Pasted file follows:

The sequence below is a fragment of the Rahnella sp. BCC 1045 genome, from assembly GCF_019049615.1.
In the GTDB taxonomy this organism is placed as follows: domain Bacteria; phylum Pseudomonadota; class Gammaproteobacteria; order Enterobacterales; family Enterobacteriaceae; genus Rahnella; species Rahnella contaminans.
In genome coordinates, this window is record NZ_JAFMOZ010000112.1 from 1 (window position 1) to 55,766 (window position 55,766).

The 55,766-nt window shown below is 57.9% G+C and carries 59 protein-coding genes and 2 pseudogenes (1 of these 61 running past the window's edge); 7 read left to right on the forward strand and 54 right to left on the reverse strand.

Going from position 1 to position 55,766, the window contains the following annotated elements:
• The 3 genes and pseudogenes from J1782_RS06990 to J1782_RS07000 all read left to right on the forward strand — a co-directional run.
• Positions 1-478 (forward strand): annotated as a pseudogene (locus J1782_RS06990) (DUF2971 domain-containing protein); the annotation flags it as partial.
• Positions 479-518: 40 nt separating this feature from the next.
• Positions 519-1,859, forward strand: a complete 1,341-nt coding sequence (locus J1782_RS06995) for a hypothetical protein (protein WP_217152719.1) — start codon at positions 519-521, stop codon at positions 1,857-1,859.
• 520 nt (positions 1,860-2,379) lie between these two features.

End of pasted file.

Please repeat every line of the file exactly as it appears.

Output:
The sequence below is a fragment of the Rahnella sp. BCC 1045 genome, from assembly GCF_019049615.1.
In the GTDB taxonomy this organism is placed as follows: domain Bacteria; phylum Pseudomonadota; class Gammaproteobacteria; order Enterobacterales; family Enterobacteriaceae; genus Rahnella; species Rahnella contaminans.
In genome coordinates, this window is record NZ_JAFMOZ010000112.1 from 1 (window position 1) to 55,766 (window position 55,766).

The 55,766-nt window shown below is 57.9% G+C and carries 59 protein-coding genes and 2 pseudogenes (1 of these 61 running past the window's edge); 7 read left to right on the forward strand and 54 right to left on the reverse strand.

Going from position 1 to position 55,766, the window contains the following annotated elements:
• The 3 genes and pseudogenes from J1782_RS06990 to J1782_RS07000 all read left to right on the forward strand — a co-directional run.
• Positions 1-478 (forward strand): annotated as a pseudogene (locus J1782_RS06990) (DUF2971 domain-containing protein); the annotation flags it as partial.
• Positions 479-518: 40 nt separating this feature from the next.
• Positions 519-1,859, forward strand: a complete 1,341-nt coding sequence (locus J1782_RS06995) for a hypothetical protein (protein WP_217152719.1) — start codon at positions 519-521, stop codon at positions 1,857-1,859.
• 520 nt (positions 1,860-2,379) lie between these two features.